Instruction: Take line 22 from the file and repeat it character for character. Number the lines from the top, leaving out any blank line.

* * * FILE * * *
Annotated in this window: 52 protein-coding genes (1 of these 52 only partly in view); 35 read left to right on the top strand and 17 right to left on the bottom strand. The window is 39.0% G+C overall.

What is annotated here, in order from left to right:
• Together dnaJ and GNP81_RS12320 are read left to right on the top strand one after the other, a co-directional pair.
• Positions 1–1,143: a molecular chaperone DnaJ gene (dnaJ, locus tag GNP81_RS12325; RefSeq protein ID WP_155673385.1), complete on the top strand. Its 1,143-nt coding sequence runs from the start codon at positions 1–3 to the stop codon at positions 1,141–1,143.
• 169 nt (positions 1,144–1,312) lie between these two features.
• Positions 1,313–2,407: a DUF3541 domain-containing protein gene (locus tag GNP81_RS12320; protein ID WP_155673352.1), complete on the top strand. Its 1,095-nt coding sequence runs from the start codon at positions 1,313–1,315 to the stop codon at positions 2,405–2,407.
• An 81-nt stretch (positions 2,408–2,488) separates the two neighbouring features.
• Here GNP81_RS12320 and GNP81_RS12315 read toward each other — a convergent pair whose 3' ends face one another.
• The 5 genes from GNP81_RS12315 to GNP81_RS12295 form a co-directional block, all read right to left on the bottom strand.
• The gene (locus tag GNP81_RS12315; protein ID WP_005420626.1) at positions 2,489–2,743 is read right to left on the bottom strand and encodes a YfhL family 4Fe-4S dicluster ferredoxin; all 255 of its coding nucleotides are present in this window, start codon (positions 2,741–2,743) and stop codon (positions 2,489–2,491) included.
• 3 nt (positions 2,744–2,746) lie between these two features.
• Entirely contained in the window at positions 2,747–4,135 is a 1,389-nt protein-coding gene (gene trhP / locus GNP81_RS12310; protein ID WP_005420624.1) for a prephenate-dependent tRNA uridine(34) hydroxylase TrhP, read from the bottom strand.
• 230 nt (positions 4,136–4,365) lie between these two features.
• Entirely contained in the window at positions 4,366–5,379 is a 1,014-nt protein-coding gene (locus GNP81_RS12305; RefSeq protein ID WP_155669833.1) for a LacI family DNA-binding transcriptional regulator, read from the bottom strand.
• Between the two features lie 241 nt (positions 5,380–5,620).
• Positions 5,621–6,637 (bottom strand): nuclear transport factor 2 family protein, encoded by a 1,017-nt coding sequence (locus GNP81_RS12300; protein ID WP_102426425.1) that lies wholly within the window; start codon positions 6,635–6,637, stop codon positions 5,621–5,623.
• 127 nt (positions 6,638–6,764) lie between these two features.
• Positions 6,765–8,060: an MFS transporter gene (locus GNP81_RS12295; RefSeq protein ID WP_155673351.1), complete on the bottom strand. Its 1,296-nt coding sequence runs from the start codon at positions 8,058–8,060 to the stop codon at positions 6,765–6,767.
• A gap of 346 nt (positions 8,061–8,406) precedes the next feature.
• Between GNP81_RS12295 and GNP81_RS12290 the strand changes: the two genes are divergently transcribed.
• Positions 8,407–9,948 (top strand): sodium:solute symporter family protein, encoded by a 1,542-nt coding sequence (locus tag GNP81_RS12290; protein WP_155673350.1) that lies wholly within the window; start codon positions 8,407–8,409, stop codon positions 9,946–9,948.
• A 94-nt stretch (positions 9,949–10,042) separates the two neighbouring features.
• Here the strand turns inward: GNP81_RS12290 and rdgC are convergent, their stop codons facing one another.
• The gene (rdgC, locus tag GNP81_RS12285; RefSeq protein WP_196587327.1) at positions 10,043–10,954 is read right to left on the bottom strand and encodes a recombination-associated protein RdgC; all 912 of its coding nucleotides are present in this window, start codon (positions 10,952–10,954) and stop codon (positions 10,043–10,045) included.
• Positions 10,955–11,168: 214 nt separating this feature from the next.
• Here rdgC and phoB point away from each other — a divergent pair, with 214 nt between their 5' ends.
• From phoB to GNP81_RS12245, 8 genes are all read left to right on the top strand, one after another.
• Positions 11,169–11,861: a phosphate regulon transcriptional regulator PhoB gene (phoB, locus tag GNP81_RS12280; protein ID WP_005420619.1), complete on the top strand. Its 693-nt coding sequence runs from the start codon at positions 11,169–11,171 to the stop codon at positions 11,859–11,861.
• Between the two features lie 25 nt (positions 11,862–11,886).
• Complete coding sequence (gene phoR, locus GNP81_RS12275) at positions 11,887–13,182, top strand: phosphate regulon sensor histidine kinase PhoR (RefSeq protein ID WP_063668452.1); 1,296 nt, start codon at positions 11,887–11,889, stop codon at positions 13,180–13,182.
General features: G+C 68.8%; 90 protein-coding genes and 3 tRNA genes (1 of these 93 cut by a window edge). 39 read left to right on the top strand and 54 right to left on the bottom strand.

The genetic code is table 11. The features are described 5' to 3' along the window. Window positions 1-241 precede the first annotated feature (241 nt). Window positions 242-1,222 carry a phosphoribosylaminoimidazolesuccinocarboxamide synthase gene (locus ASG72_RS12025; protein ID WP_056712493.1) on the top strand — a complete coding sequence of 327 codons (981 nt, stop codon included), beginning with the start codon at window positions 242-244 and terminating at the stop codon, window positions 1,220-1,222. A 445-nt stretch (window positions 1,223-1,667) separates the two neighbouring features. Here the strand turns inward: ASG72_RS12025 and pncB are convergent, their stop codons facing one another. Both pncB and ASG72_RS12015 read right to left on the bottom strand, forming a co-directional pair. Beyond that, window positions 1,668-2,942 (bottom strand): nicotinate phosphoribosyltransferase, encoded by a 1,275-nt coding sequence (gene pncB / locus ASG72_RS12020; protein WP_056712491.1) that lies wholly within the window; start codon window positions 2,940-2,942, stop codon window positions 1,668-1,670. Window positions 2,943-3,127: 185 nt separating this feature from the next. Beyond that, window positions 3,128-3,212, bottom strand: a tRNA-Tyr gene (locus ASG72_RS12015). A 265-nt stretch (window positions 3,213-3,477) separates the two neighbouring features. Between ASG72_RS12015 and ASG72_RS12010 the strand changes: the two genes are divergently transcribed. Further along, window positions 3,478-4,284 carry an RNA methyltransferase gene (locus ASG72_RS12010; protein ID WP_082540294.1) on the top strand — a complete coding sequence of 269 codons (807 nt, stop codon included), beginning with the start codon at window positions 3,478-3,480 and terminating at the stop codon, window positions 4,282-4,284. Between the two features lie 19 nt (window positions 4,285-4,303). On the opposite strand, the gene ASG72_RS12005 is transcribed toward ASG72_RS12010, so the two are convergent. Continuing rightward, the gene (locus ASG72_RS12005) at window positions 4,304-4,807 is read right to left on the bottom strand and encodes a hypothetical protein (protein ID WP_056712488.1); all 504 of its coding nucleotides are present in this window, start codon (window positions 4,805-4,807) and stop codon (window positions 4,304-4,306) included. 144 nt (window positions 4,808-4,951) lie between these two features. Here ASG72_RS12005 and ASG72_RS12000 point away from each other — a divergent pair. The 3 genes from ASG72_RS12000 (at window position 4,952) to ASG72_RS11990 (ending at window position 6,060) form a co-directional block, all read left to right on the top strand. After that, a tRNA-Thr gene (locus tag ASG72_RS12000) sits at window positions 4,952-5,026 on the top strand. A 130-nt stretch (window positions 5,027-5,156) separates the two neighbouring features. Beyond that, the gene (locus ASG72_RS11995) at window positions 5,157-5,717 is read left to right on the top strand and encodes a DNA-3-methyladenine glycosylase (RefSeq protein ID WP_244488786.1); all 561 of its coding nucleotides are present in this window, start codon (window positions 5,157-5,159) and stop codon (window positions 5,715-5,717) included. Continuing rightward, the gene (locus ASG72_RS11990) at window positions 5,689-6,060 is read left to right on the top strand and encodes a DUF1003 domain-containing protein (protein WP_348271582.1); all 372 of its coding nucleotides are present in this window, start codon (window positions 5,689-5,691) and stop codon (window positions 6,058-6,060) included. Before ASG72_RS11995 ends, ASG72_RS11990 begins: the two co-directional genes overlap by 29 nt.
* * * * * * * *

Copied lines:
• A 94-nt stretch (positions 9,949–10,042) separates the two neighbouring features.